Photo by John F. Russell
Construction workers are reflected in the window of Johnny B. Good’s Diner in downtown Steamboat Springs on Wednesday. The Steamboat Springs Chamber Resort Association and Mainstreet Steamboat Springs are planning several upcoming downtown promotions, including Restaurant Week at the end of this month.
Steamboat Springs City officials approved $75,000 Tuesday night to boost upcoming downtown events and regional summer marketing campaigns.
The Steamboat Springs City Council voted, 5-2, to give the money, which comes from a pool of excess 2009 funds, to the Steamboat Springs Chamber Resort Association for a summer marketing package presented to the City Council in April. The $75,000 package consists of $35,000 for broadcast media promotions in Denver and Front Range markets in June; $25,000 for “pulse campaign” efforts to promote specific events, such as the Hot Air Balloon Rodeo and Steamboat All Arts Festival, to regional markets; $10,000 for efforts to promote Steamboat Springs as a conference and group meeting destination; and $5,000 for the promotion and execution of upcoming downtown events, facilitated by Mainstreet Steamboat Springs.
Council members Meg Bentley and Walter Magill voted against the allocation. Magill cited the city’s tight budget — city employees remain on a furlough program that cuts their pay and hours by 10 percent — and asked whether now is the time to bring people to Steamboat, where the downtown corridor is in the middle of a massive repaving project.
Chamber Marketing Director Lynna Broyles said although the broadcast promotions on Front Range NBC and CBS affiliates will occur for three weeks in June, those efforts will focus on drawing visitors for the entire summer. Work on the Colorado Department of Transportation’s Lincoln Avenue repaving project will end for the season June 30, if the project is not completed sooner.
“The bulk of our summer, and our highest visitation, actually occurs from basically the last week of June through the second to third week of August, so we’re still looking at the bulk of summer for people to choose to travel up here,” Broyles said.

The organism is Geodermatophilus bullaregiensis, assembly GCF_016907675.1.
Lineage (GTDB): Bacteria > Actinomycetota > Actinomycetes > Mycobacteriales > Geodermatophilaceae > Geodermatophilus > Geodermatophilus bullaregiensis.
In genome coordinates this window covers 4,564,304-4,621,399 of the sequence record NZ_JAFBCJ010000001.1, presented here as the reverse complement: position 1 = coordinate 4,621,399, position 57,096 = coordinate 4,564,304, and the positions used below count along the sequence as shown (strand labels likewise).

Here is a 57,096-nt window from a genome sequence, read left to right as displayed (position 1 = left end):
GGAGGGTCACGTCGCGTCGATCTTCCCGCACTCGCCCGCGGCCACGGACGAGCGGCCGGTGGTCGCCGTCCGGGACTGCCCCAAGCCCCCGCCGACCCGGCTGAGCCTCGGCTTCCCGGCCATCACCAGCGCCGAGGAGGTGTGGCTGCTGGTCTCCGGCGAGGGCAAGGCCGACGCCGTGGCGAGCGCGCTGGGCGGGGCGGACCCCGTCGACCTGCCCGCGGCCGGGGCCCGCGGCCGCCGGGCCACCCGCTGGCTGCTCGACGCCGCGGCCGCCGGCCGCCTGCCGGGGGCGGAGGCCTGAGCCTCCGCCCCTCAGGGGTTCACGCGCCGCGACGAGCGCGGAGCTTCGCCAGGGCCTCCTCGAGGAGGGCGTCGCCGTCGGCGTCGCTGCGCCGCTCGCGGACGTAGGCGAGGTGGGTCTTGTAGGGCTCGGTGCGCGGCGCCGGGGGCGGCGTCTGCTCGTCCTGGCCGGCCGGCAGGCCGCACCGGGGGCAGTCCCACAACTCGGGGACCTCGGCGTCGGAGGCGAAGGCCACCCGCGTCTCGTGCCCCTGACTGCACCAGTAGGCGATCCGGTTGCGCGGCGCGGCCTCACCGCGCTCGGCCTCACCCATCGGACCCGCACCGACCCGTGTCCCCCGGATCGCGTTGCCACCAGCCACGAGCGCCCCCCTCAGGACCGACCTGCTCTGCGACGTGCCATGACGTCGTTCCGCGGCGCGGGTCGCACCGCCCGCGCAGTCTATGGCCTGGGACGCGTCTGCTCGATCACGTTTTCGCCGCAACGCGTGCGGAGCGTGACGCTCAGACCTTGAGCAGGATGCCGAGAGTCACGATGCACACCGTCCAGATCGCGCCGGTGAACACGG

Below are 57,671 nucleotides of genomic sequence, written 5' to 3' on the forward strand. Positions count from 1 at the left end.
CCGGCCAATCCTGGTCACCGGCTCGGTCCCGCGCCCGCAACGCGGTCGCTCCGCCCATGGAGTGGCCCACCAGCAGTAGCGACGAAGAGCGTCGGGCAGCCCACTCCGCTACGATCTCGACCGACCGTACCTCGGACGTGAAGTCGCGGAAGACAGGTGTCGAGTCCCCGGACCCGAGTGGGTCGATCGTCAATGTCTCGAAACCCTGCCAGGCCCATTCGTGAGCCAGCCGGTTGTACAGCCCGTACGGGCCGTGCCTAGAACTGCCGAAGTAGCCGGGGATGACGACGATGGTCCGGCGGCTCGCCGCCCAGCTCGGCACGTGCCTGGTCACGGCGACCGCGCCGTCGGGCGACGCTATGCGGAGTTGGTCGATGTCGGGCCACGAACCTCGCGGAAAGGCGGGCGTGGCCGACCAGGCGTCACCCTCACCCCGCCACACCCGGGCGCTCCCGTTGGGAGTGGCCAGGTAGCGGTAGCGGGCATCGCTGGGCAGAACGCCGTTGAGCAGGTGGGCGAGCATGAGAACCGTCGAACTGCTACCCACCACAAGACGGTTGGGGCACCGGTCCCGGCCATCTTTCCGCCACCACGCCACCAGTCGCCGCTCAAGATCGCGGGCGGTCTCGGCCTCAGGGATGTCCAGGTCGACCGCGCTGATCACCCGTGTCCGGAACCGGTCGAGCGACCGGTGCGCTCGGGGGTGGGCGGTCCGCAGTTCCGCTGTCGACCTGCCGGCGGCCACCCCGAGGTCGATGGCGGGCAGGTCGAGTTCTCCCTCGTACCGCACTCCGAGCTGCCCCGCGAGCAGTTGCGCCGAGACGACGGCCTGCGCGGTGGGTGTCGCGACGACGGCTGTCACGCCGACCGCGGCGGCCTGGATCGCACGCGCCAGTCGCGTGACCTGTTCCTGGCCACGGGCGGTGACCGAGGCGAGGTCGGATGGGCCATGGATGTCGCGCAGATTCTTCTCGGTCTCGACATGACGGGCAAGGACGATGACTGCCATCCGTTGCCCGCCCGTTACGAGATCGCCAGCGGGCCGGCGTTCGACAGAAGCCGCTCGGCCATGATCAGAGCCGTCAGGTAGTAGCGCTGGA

Mainstreet’s Tracy Barnett said the $5,000, which is in addition to $5,000 the City Council designated earlier this year for downtown promotion, will go a long way toward executing three upcoming downtown events. The events are collectively titled “Dig Downtown,” as a nod to the construction work.
The first is a discount program from May 12 to June 18. Barnett said participating restaurants and retailers will hand out cards, upon a purchase, that give 20 percent off a food order or retail item at another participating business.
The second event is Restaurant Week, May 24 through 31, through Memorial Day weekend. Broyles said participating restaurants would offer discounts with a theme of $20.10, to commemorate the year. Mainstreet sponsored its first Restaurant Week a year ago.
The third event is a “sidewalk sale” Memorial Day weekend.
“The sidewalk sale may not be actually happening on the sidewalks, depending on construction,” Broyles said.
The City Council allocated $500,000 of excess 2009 revenues in March, giving $250,000 for efforts to improve Howelsen Hill and $250,000 for projects in several city departments. Another $250,000 is set aside for potential one-time performance bonuses for city employees, but council members voted to decide on that expenditure in August, when the city has a clearer picture of this year’s sales tax revenues and finances.
City Finance Director Debra Hinsvark said excess 2009 revenues could total as much as $1.4 million, from over-budget sales tax revenues last year and money-saving efforts by city departments. Hinsvark said the 2009 audit should be completed in about two weeks.
Barnett said the $5,000 approved Tuesday would allow Mainstreet to promote the downtown events without contributions from downtown businesses. Broyles said the larger marketing package is crucial to bring summer visitors to Steamboat.
“We need to do everything we can right now … to maintain our competitive advantage against other mountain resort communities in Colorado,” she said.
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